First McCain, then Bush, now this guy. Three Trump attacks in three days from politicians whose best moments came in the previous decade. As a president whose popularity among his base depends upon being seen as anti-establishment, Trump couldn’t have asked for more than to be smacked by Maverick, Dubya, and O in succession.
A good line from McKay Coppins about last night’s rally for Ralph Northam in Virginia: “Just as in 2008, Obama never acknowledged the irony of equating support for his partisan cause with the embrace of unity.” Indeed, that’s been the core conceit of Hopenchange since day one and captures why O always presented himself to some extent as post-partisan (less so in 2012 than in 2008) despite being a dogmatic liberal. To vote for Obama wasn’t to vote for Democratic government or left-wing policies, it was to vote for progress and bringing people together. He never seemed to enjoy the job as much as when he was delivering a “that’s not who we are” lecture about the American character, which was, oh, every second or third day during his presidency. In that sense Trump is a perfect foil for him, just as he’s a perfect foil for Trump for different reasons. Trump has his own ideas about the American character but it’s almost impossible to imagine him unspooling an Obama-esque lecture on civics and the better angels of our nature. To Trump that would be mere cuckery. To Obama it’s everything — so long as we understand that civics and the better angels necessarily lead to electing more Democrats.
“Folks don’t feel good right now about what they see. Maybe they don’t feel as if our public life reflects our best,” Obama said. “Instead of our politics reflecting our values, we’ve got politics infecting our communities. Instead of looking for ways to work together and get things done in a practical way, we’ve got folks who are deliberately trying to make folks angry, to demonize people who have different ideas, to get the base all riled up because it provides a short-term tactical advantage.”…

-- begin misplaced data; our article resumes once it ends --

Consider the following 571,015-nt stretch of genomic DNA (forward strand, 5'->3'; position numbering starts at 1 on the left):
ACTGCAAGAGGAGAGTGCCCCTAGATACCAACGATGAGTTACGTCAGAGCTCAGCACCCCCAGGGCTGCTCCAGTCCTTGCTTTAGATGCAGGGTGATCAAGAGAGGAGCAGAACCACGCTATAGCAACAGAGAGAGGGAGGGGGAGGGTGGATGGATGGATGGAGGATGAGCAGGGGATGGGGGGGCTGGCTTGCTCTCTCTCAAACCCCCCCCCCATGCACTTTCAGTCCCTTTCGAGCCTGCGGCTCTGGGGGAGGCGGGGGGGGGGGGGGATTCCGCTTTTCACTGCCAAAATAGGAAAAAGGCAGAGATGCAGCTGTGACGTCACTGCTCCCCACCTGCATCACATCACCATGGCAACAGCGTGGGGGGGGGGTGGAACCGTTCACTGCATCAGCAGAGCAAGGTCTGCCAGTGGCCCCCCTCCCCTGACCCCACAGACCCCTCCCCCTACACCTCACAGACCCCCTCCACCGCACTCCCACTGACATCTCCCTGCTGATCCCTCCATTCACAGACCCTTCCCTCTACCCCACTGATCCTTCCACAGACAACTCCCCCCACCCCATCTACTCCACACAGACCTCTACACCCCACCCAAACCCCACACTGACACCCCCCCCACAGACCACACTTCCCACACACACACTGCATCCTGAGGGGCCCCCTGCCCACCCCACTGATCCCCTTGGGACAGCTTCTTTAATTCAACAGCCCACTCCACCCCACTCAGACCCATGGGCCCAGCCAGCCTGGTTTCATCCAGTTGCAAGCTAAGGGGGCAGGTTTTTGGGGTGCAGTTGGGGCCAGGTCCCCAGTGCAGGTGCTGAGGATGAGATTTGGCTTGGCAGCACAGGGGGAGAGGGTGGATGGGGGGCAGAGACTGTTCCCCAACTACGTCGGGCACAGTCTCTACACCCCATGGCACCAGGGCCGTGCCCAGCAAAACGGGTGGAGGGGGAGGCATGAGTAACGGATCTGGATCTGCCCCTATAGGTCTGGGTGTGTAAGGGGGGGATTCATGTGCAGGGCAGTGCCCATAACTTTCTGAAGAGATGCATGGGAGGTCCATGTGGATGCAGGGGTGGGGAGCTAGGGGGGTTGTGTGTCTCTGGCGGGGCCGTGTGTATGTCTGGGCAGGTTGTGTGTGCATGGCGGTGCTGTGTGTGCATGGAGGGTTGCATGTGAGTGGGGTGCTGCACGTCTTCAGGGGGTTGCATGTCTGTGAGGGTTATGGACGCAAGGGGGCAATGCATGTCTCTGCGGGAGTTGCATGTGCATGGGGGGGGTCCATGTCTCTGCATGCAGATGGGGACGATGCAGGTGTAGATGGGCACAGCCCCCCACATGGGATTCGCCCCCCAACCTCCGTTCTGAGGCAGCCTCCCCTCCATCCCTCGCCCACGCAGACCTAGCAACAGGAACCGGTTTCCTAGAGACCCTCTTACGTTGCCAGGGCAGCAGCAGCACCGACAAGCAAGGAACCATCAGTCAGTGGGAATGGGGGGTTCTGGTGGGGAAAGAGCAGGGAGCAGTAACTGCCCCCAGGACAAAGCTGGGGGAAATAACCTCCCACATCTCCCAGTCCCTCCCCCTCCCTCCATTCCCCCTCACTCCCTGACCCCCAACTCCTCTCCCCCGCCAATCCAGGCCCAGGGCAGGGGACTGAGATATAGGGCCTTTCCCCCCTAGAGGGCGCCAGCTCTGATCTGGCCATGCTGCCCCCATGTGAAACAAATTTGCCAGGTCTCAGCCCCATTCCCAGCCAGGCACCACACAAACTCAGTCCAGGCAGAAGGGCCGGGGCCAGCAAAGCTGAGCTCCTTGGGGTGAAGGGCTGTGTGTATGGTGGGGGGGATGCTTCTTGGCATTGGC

And the kicker: “The question now, at a time when our politics just seems so divided, and so angry, and so nasty, is whether we can recapture that spirit, whether we support and embrace somebody who wants to bring people together,” Obama said. “Yes, we can.”
Stirring words about not demonizing people with different ideas from a man who once compared Republican critics of his Iran nuclear giveaway to Shiite fanatics. I hate to be the one to tell him but congressional Democrats have stood resolutely opposed to working together and “getting things done” with Trump so far, with the notable exception of a fragile agreement to legalize DREAMers. There’s strategy in that and revenge, strategy in the belief that congressional paralysis will be blamed on Trump and the GOP in the midterms and revenge for Republican obstruction during Obama’s presidency. As for deliberately trying to “make folks angry,” one House Democrat has already introduced articles of impeachment against Trump and tirades about his mental health or dictatorial aspirations are a staple in lefty media. Much of that may be heartfelt but it also “get[s] the base all riled up because it provides a short-term tactical advantage” in mobilizing Democratic voters for the midterms.
Trump is a unique and worrisome presidential specimen in some ways, temperamentally and in his overt admiration for can-do strongman government, but his uniqueness doesn’t lie in “deliberately trying to make folks angry.” All partisans do that. He may do it in unusually heavy-handed ways, like picking a fight with NFL players for disrespecting the flag. But the Democratic message when Obama ran for reelection in 2012 was that the eminently decent Mitt Romney, whom Nancy Pelosi now wishes were president, was a heartless corporate monster willing to give people cancer to make a buck and also somehow a misogynist because he had “binders full of women” candidates for jobs at his firm. (Don’t ask me to explain how that was misogynistic. I still don’t know five years later.) Obama’s surrogates never had qualms about accusing his right-wing critics, or center-left critics in the case of Hillary Clinton 2008, of racism in opposing him. O actually said elsewhere at last night’s rally that a politician can’t govern people if he runs a campaign aimed at dividing them. Buddy, go look at your own “war on women” reelection effort
Eh, this is what he does, though, isn’t it? If you had to boil the Obama brand down to one core concept, it’d be “above the fray.” Trump makes that easy for him.
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